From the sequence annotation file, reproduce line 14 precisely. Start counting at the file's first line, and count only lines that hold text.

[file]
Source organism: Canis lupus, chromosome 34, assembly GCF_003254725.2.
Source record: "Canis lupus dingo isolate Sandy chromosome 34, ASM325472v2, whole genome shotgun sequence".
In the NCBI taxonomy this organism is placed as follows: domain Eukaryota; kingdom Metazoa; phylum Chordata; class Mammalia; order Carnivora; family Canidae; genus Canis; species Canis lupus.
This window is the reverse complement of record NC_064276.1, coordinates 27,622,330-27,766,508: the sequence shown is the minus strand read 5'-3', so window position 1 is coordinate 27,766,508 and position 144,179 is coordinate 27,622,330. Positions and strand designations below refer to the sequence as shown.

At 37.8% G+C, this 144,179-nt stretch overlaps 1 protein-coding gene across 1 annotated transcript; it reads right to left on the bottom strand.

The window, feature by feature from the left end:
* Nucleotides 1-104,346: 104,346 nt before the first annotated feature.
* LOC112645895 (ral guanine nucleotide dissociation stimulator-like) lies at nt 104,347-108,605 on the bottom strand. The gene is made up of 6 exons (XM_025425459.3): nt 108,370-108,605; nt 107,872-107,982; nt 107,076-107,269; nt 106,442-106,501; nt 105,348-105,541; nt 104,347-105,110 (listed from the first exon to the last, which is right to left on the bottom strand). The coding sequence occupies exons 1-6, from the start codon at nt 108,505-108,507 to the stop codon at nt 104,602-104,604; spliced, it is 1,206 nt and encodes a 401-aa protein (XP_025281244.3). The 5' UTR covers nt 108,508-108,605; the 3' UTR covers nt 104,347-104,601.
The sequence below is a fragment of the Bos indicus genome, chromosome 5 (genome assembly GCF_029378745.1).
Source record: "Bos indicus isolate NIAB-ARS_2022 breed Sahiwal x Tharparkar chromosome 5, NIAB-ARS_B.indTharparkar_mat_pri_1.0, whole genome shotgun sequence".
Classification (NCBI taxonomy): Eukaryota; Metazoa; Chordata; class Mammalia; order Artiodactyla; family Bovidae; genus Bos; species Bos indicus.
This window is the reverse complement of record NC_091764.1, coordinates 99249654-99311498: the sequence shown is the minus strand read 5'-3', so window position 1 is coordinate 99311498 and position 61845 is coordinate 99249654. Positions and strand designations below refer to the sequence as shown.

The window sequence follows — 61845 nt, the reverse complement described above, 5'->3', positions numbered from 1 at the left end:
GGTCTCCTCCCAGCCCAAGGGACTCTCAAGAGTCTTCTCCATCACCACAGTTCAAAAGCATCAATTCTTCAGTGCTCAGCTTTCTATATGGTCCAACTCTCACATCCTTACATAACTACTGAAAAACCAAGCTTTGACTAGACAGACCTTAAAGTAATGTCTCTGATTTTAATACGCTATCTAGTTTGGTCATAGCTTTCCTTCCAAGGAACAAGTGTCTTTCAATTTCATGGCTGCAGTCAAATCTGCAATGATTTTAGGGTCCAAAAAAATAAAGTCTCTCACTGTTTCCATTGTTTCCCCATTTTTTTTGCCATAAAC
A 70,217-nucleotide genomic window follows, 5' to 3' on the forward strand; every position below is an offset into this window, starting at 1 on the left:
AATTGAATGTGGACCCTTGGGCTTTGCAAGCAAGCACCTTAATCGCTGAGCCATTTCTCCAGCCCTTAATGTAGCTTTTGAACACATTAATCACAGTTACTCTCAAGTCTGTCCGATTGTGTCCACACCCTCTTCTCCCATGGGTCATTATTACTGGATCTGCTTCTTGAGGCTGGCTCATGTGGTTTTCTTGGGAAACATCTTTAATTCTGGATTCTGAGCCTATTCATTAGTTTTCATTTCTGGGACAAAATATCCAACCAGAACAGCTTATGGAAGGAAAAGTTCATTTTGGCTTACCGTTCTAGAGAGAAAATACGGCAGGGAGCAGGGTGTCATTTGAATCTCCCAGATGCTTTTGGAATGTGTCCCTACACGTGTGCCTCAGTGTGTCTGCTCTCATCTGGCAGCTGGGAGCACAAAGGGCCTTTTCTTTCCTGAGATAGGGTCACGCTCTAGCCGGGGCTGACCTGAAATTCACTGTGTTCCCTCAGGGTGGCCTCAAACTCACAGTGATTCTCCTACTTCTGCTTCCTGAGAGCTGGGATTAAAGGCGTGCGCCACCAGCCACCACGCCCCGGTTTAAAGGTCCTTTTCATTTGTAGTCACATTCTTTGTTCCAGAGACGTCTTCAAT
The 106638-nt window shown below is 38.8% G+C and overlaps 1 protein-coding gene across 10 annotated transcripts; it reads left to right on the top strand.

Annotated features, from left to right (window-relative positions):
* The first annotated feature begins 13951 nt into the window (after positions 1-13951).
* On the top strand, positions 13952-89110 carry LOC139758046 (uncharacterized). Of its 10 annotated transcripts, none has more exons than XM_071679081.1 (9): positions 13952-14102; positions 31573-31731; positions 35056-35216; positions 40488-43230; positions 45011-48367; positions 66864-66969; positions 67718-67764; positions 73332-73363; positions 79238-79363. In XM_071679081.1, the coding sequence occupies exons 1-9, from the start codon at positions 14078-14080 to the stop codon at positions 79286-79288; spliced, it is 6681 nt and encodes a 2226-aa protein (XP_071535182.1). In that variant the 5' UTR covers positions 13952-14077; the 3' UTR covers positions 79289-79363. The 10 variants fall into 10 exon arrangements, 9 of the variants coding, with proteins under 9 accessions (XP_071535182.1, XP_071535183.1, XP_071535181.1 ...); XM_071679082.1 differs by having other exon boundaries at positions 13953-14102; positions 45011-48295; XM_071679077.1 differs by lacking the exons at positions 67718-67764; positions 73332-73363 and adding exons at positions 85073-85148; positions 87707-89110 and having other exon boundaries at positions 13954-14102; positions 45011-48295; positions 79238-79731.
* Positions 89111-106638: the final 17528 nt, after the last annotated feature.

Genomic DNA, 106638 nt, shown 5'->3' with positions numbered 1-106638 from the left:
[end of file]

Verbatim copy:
GGTCTCCTCCCAGCCCAAGGGACTCTCAAGAGTCTTCTCCATCACCACAGTTCAAAAGCATCAATTCTTCAGTGCTCAGCTTTCTATATGGTCCAACTCTCACATCCTTACATAACTACTGAAAAACCAAGCTTTGACTAGACAGACCTTAAAGTAATGTCTCTGATTTTAATACGCTATCTAGTTTGGTCATAGCTTTCCTTCCAAGGAACAAGTGTCTTTCAATTTCATGGCTGCAGTCAAATCTGCAATGATTTTAGGGTCCAAAAAAATAAAGTCTCTCACTGTTTCCATTGTTTCCCCATTTTTTTTGCCATAAAC